Tag Archives: politics

This is NOT a Royal Baby blog: Waiter, is that an iPhone in my soup?

23 Jul

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I use my iPhone all the time. It’s the first thing I check when I wake up and the last thing I look at, at night. I tweet, blog, Facebook and Snap Chat – and I’ll do whatever the next big thing is.

I don’t get offended by people checking their phone when they’re with me – it’s about staying connected and being involved in a conversation at that very moment. I’m always telling my friends that the great thing about social media is that it happens in ‘real time’. I can enjoy a conversation with someone on the other side of the world and not have to wait around for a reply, but feel assured that they are online and I know chatting will be as easy as if they were next door.

So, I’m not surprised that new research commissioned by Mars, part of NestlĂ©, has found that a fifth of young people check their phone at the dinner table. But I’m shocked that it’s not more than this, what with ‘tweet what you eat‘ trends taking off on social networks, encouraging people to share their dishes with the world.

The art of conversation isn’t dying, it’s just changing. Gone are the days of crafting a careful text to get great value from your 10p SMS that communicates everything you want to say in 160 characters. More often than not they’re now free so we can say as much as we want without spending a dime. Even Whatsapp, Twitter and BBM encourage people to make conversation little and often with as many friends as they can think of.

What would be interesting to find out is if the research applies to families eating at home or dining out. Yes, more people are eating in restaurants, pubs and hotels as cheap treats during the continued effects of the recession. But cheap as the occasions may be, to me it’s still a treat and I’d be less inclined to search the web or take a call if I was there.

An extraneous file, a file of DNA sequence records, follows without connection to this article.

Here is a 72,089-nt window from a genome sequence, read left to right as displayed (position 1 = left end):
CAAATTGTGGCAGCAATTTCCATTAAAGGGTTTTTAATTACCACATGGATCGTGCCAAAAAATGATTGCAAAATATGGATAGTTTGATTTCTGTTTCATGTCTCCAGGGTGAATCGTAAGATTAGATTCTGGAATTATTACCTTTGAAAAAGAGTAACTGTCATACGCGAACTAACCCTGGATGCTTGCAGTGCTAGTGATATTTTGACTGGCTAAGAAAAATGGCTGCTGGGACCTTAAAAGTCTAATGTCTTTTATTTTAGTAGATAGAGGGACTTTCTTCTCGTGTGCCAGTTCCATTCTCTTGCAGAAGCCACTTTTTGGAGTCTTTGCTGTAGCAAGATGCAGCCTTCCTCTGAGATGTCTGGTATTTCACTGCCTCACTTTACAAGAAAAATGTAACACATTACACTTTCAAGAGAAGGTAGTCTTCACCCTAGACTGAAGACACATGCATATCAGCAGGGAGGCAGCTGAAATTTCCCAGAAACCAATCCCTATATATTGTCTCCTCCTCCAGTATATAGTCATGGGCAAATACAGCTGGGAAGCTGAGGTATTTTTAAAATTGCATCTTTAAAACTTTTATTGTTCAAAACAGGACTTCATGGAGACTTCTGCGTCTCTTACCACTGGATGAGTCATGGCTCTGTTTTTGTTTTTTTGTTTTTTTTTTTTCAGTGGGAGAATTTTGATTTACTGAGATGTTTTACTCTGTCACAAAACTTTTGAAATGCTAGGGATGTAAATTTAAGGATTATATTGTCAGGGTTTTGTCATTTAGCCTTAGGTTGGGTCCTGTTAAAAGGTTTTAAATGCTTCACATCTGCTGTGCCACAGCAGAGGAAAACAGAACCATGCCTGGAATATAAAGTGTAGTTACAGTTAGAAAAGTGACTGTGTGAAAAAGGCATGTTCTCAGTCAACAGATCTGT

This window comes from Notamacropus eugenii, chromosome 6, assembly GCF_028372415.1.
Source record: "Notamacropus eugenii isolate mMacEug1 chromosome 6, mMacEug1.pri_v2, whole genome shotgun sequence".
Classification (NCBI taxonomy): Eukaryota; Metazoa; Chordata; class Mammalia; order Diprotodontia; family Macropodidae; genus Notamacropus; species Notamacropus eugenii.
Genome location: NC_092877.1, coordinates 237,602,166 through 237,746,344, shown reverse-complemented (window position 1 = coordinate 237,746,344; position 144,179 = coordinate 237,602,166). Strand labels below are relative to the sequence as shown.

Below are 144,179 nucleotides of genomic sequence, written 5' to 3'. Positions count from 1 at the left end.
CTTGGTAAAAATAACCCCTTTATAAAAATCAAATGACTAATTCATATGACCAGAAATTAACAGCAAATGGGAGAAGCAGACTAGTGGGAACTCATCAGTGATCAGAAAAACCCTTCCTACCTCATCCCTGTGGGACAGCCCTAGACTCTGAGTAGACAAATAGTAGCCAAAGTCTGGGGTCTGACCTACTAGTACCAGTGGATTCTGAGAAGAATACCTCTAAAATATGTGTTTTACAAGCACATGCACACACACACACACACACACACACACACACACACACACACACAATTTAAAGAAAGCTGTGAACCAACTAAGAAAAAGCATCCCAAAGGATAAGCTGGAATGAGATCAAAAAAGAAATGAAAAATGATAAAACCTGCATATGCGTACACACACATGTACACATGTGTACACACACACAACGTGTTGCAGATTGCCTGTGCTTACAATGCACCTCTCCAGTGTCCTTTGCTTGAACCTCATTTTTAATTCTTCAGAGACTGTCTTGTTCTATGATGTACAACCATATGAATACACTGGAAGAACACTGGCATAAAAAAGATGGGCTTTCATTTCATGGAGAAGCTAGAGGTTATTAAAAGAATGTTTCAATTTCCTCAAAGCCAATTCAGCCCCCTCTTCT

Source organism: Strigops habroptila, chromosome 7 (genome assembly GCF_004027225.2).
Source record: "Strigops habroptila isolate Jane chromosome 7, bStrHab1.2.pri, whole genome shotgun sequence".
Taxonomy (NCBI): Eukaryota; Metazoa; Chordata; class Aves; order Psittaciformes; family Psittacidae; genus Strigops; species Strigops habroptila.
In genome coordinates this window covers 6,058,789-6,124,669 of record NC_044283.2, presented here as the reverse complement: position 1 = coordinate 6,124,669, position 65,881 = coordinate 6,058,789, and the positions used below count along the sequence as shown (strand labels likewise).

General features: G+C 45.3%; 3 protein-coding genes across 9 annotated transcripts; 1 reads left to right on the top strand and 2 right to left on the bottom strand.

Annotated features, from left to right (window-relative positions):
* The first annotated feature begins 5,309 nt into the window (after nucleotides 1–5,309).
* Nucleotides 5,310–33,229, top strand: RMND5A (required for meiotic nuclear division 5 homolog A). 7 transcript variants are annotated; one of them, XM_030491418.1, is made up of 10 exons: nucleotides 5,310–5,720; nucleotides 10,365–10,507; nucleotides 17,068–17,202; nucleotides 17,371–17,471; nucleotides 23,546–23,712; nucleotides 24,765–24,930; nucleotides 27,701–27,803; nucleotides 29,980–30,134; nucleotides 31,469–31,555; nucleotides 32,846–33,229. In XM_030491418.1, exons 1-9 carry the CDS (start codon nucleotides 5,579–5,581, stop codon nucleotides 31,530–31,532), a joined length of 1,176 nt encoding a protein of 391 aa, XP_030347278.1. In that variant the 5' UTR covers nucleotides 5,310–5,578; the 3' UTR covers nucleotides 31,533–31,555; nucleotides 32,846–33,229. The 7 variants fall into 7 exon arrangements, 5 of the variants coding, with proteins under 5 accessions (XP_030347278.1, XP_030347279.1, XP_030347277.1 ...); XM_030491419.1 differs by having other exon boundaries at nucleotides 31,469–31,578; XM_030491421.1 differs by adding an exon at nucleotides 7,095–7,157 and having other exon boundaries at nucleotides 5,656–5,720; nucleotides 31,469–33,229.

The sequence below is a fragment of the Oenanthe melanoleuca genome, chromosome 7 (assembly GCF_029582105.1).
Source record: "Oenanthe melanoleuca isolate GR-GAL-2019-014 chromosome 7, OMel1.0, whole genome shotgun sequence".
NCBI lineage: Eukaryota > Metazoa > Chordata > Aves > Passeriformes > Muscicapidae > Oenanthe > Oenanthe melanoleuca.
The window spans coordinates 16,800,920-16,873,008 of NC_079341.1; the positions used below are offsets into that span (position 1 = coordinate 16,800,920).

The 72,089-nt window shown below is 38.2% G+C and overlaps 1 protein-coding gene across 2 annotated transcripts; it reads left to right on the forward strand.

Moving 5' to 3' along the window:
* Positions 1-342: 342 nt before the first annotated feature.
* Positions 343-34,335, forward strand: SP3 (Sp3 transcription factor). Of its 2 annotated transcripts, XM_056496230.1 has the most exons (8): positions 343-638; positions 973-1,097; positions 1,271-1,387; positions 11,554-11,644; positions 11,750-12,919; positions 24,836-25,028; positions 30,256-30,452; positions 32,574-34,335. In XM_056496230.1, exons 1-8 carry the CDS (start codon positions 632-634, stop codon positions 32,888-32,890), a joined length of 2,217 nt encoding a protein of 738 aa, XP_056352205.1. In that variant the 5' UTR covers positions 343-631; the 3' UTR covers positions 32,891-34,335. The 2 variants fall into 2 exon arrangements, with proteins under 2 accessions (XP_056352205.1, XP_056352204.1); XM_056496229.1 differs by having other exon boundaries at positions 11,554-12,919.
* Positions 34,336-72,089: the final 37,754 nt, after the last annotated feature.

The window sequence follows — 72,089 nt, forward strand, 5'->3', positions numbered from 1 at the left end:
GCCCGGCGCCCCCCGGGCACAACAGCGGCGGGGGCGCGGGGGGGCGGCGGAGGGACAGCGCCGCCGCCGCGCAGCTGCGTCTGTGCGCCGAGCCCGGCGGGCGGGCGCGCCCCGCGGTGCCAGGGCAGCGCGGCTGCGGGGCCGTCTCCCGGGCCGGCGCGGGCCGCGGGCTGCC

The article on The Drum doesn’t go into detail of many other findings from the research. It makes me question if Mars got the results they expected – because I can’t see many other pieces of coverage online.

It’s also a strange time for this research to be revealed. It comes weeks after Jo Clarke made the news when she was refused service in Sainsbury’s until she ended her phone call – which led Nick Clegg to call for gadgets to be banned from the diner table. I can’t imagine Mars wanting to put the issue into perspective for political reasons. I’m also not sure how it links back to their brand – and if this was a theme among any of the questions asked.

Overall, at first glance, this activity has little PR benefit for the business and just reiterates what we already know. Agreed?

How often are you on your phone? Is it rude to scroll through messages when eating out?

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Obama wins election with careful spending

7 Nov

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He’s done it again – Obama is back in the White House to complete a further, and final, four years. But, how exactly do you become President of the Unite States? Spend up to <a href="http://$2bn – largely on advertising in swing states like Ohio and Virginia to grab voters’ attention. That’s how.

It wasn’t just Obama that ran up a large bill. Republican Romney spent even more. According to the Washington Post he spent $76m more than Obama at $472m – virtually all of which was used to create negative adverts that slammed his opponent.

But where was the bulk of this cash channelled? Florida – 2012’s modern day battleground for US political candidates.

Obama may have had a tighter financial budget to contend with. But, with approximately 314m people in the US, he still drummed up enough support for every US citizen to pledge $1.25 to his cause. A great result.

How does this campaign cash compare with Presidential election fundraisers before him?

Former Presidents’ fundraising efforts

1992 Bill Clinton -$331.1m (approx. 98c per American)

1996 Bill Clinton – $425.7m (approx. $1.35 per American)

2000 George Bush – $528.9 (approx. $1.68 per American)

2004 George Bush – $880.5 (approx $2.79 per American)

Calculation based on population count from US Census Bureau on 7 November and does not account for fluctuation of inflation

This shows that more or less there’s been a decline in giving over recent elections. Yet, with the country suffering from $16 trillion worth if debts (via BBC Newsnight) it’s no surprise people are keeping their wallets closed.

Debt or no debt. The world woke up today to find the right candidate winning the election – and that’s priceless.

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